Fall 2010

Fish oil supplements may help reduce breast cancer risk




Fish oil and fish oil supplements have long been touted as good for overall health. Now, researchers at the Hutchinson Center have found a possible link to significant reductions in breast cancer risk.

Researchers found that regular use of fish oil supplements, which contain high levels of the omega-3 fatty acids EPA and DHA, is associated with a 32 percent reduction in breast cancer risk.

The research, led by Dr. Emily White and funded by the National Cancer Institute, adds to the growing evidence that fish oil supplements may play a role in preventing chronic disease.

Fish oil linked to possible breast cancer risk reduction
The study asked 35,016 postmenopausal women who did not have a history of breast cancer to complete a 24-page questionnaire about their use of nonvitamin, nonmineral “specialty” supplements.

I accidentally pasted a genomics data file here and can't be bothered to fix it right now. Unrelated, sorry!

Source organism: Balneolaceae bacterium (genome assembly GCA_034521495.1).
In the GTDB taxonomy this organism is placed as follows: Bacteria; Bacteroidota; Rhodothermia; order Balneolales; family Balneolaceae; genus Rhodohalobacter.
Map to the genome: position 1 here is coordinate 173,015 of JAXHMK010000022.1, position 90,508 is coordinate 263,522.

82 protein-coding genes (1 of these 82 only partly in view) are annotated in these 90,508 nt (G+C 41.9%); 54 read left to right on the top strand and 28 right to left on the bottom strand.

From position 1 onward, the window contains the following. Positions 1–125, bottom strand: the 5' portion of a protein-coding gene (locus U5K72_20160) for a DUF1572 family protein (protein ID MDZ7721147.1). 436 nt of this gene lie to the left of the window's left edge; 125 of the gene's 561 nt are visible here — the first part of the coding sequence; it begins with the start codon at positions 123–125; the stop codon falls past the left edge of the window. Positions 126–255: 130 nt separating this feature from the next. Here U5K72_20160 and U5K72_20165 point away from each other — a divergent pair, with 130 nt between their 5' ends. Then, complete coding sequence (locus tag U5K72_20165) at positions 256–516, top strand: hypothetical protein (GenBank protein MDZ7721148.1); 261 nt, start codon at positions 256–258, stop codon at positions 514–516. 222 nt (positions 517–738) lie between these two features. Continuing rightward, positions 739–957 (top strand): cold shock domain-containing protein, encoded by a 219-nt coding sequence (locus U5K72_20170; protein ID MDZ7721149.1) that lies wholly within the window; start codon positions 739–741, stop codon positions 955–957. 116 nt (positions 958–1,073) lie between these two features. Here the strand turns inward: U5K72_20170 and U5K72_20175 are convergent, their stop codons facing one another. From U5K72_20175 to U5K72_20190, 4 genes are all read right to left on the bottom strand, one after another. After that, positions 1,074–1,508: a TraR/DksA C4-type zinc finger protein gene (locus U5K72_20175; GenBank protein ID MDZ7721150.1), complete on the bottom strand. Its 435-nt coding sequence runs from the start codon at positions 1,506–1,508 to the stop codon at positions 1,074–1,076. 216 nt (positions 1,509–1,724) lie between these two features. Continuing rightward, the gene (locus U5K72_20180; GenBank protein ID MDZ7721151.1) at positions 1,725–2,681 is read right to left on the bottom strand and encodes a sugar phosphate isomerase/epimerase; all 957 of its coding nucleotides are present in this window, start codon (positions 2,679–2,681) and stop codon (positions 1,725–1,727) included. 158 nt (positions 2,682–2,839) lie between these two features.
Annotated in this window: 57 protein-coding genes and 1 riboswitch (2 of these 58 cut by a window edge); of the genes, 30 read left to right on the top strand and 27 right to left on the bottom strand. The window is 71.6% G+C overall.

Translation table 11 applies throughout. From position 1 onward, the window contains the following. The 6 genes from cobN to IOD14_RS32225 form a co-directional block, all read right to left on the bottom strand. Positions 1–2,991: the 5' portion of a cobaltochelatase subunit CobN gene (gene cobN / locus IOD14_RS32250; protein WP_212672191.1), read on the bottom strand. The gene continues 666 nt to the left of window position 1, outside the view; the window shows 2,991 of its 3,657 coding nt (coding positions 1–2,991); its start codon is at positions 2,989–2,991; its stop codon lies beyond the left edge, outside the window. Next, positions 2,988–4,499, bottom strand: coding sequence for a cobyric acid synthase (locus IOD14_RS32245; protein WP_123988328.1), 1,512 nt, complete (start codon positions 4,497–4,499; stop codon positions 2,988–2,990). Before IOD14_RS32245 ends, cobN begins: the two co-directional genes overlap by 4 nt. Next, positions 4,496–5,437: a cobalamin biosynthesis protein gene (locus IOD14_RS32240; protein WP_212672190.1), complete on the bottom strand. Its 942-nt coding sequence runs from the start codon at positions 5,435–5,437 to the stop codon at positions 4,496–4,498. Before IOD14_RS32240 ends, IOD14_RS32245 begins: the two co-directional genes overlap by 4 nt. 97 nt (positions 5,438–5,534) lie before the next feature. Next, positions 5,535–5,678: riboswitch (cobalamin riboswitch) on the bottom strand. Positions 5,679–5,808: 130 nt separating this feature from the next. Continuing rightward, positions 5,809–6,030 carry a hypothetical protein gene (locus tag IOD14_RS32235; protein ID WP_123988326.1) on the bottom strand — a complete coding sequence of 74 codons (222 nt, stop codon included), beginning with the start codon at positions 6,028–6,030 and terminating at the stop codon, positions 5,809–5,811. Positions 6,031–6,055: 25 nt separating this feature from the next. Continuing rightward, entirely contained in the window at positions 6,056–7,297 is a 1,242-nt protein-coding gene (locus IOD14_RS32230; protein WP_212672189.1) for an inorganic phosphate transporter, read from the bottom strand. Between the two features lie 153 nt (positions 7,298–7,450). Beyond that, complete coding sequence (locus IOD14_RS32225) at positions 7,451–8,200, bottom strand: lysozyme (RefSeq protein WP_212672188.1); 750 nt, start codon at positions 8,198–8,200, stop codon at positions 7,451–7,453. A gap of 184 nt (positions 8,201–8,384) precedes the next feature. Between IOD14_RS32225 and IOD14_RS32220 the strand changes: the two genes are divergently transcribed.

After six years of follow-up, 880 cases of breast cancer were identified. The reduction in risk appeared to be restricted to invasive ductal breast cancer, the most common type of the disease. The use of other specialty supplements, many of which are commonly taken by women to treat symptoms of menopause, was not associated with breast cancer risk reduction.

Because studies of dietary intake of fish or omega-3 fatty acids have been inconsistent, White cautioned against gleaning any recommendations from the results of one study.

“It may be that the amount of omega-3 fatty acids in fish oil supplements are higher than most people would typically get from their diet,” White said. “Without confirming studies specifically addressing this, we should not draw any conclusions about a causal relationship.”

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